It’s a joy to discover a writer I’ve never heard of, especially a woman who lived, adventured, and wrote over 100 years ago, whose voice speaks today with the immediacy of a living breathing person. Browsing in a used bookstore over the weekend, my eye was caught by a slim, battered volume published by City Lights in 1972: The Oblivion Seekers by Isabelle Eberhardt, translated from French by Paul Bowles. The cover image is a black-and-white photo of an Arab man and woman walking down an old street in North Africa. A quick glance at the preface told me that Eberhardt was a Russian Moslem born (1877) and raised in Switzerland, who spent her adult life traveling through North Africa in male garb and writing stories and articles about what she saw. She was killed in a flash flood in 1904. And Paul Bowles had translated this volume? I was sold.
I have to admit that I don’t read many texts written before the 20th century, and most things I read were written post-1920′s. So I wasn’t sure that Eberhardt’s writing would be my cup of tea. But I plunged into the small book and ate it up within two days, transported to another world seen through eyes whose gaze felt contemporary. The collected stories in The Oblivion Seekers are short and have a modernist flavor that seems ahead of its time. Some of that may be Bowles’ translation, but I suspect that a lot of it is Eberhardt’s original style: spare, tight sentences that deliver lush descriptions reminiscent of Hemingway (I couldn’t help but recall the opening line of A Moveable Feast – “And then the rains came” – when I read the opening sentence of Eberhardt’s story The Rival: “One morning the melancholy rain ceased to fall,”) but with a decidedly female weight to them: “The pale wheat, the brown barley, lie piled on the earth’s flanks, and the earth herself lies back, exhausted by her labor pains,” she writes in the opening story of the volume, Outside. The precision and economy of Eberhardt’s language lend these stories a timeless, almost fabular feel, while transporting the reader to another world in vivid detail.
I love fiction’s ability to engage the reader in historical or current events in a way that critical writing can’t. This small collection of stories tells us more about French colonial Algeria than a lengthy history would, because it transports us directly into the skins and lives of people – both Arab and European – navigating its shifting sands. The story “The Criminal,” only a few pages long, can be read as an analysis of the still-present tension between a colonizing power and the native culture. The tensions between European and Arab are portrayed simply but subtly and one feels, reading these stories and having lived in France for years, that not much has been overcome in the last century.
Eberhardt was a Moslem and loved the Arab cultures in which she made her home, but her perspective is not uncritical of her adopted land. The writer’s stance itself is problematic, because she traveled through Algeria and Tunisia dressed as a man, thus gaining access to places and experiences that were denied the women in their own culture; for example, she became initiated into the Sufi cult of the Qadriya, reserved for men. Eberhardt’s gender bending also makes her interesting from a contemporary standpoint; while passing as a man allowed her the life of freedom and adventure she longed for, it was her father who imposed boy’s clothing on her from a young age and had her pass as male in public. Whether her adoption of male garb and mannerisms is read as simply another oppressive role imposed upon her by the patriarchy, or as a liberating choice made by Eberhardt herself (and the reality was probably a little bit of both), her position as an outsider – or rather, as a dweller of the liminal space between definitions – man and woman, European and Arab – allows Eberhardt a critical distance from both the European and Arab cultures that infuses her writing with the tension that makes good fiction.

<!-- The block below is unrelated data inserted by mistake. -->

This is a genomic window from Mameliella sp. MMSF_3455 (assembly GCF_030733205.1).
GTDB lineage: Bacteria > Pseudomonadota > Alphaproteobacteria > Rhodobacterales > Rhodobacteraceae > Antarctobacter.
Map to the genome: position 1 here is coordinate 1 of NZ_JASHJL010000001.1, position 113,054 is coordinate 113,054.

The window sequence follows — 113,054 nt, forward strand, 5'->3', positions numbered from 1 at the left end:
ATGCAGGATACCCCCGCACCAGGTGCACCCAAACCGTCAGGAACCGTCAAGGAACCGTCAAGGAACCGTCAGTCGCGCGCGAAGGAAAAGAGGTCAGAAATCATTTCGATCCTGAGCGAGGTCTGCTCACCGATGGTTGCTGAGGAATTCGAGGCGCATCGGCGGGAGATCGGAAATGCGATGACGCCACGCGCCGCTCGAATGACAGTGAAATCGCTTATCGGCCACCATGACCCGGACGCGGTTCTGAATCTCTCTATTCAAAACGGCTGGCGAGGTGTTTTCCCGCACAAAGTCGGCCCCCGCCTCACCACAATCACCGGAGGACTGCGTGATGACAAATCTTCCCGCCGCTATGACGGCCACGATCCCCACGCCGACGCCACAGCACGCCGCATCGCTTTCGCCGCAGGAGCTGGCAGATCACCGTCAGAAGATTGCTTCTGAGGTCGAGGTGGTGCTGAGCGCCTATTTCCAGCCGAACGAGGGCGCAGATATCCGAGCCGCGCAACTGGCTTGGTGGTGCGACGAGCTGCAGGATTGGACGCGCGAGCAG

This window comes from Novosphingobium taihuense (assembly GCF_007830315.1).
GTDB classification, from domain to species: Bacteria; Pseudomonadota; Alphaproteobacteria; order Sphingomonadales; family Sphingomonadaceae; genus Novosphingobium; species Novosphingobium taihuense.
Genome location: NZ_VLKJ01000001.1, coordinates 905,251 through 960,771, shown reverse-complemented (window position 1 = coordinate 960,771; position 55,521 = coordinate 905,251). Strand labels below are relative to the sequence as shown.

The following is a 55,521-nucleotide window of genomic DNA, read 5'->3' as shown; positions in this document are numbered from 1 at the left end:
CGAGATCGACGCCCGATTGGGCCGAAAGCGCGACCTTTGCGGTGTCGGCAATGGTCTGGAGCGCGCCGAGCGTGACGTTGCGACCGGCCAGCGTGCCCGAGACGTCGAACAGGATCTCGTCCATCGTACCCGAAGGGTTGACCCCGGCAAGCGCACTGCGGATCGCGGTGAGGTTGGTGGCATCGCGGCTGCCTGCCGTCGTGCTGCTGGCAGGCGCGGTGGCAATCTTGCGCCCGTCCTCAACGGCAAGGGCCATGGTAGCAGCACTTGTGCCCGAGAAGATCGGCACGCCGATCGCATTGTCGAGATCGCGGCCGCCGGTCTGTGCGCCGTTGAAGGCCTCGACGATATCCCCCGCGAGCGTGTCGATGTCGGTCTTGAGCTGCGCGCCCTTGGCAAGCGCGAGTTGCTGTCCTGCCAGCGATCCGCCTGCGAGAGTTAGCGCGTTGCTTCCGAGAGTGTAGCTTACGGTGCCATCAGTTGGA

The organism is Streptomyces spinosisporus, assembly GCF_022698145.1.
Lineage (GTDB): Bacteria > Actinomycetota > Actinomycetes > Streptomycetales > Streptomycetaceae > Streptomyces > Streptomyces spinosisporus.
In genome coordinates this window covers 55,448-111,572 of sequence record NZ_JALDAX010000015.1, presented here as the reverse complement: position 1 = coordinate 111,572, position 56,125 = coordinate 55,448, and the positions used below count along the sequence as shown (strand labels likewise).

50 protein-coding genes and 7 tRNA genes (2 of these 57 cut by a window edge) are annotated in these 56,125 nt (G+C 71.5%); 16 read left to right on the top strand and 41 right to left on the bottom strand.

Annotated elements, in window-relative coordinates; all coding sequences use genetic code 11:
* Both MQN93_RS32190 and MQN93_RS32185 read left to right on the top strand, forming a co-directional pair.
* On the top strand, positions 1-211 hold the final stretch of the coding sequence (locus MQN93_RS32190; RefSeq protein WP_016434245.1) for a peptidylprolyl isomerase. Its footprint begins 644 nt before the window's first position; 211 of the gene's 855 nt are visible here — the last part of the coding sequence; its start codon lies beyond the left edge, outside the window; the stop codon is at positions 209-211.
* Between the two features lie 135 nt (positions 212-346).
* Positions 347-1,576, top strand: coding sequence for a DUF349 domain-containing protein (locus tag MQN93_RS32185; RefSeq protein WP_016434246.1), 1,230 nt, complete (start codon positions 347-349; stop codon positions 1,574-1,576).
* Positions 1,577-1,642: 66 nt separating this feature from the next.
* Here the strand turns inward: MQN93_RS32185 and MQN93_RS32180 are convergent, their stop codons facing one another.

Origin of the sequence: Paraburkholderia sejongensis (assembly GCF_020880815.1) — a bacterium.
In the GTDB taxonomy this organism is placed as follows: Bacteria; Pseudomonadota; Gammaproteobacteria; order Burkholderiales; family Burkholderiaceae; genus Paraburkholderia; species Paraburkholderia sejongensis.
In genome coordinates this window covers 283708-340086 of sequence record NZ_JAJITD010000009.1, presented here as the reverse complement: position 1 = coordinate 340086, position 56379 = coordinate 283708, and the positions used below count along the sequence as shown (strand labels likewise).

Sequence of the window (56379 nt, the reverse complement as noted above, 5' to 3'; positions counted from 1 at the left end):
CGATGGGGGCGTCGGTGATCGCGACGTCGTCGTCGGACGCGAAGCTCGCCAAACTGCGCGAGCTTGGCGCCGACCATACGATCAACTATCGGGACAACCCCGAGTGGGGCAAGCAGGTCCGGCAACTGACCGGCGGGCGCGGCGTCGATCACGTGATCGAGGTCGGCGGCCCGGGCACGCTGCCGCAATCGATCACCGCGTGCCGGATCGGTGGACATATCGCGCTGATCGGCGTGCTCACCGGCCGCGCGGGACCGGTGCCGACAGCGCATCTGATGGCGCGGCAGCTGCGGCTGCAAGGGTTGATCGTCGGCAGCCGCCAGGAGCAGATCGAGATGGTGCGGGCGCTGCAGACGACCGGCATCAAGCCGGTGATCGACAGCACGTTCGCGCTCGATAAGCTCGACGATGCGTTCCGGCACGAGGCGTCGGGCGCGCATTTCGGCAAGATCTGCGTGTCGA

While Eberhardt’s heart seems firmly grounded in her adopted Arab culture and religion, she is critical of its gender roles; the short story “Achoura” tells a tragic tale of an Algerian woman who refuses to conform to her society’s expectations. Eberhardt takes a matter-of-fact tone about the social oppression of her female character that resonates with the contemporary reader: “Locked into the house, and bored with an existence she should never have had to undergo, Achoura suffered the pain that comes with longing for freedom,” she writes of her character’s life after she is married off, according to custom, at a young age to an older man. Achoura goes on to seek freedom on her own, and suffers for it, but ultimately remains free.
The theme of freedom and self-liberation is the one that comes through most in these stories, and it is undoubtedly why I love them. Eberhardt, a wanderer who traveled alone in the desert and visited war zones, writes about the intellectual and emotional freedom that can be achieved when one un-tethers herself from society’s expectations. Her staunch resistance to the shackles of either of her societies, her need to see and describe the world for herself, her insistence on total freedom, prefigures writers like Virginia Woolf and Hélène Cixous, who have carved out rooms in which we may dwell, and openings in the ceiling through which we may fly to our freedom. As a contemporary read, Eberhardt’s writings can be seen as a manifesto for personal freedom, whether from the shackles of sexism, colonialism, or internalized oppression.
Her voice comes to me through the years, beckons me to the adventure of free thought and imagination: “Long and white, the road twists like a snake toward the far-off blue places, toward the bright edges of the earth.” And I set my feet to that road to walk another day, with one more traveling companion in my book bag.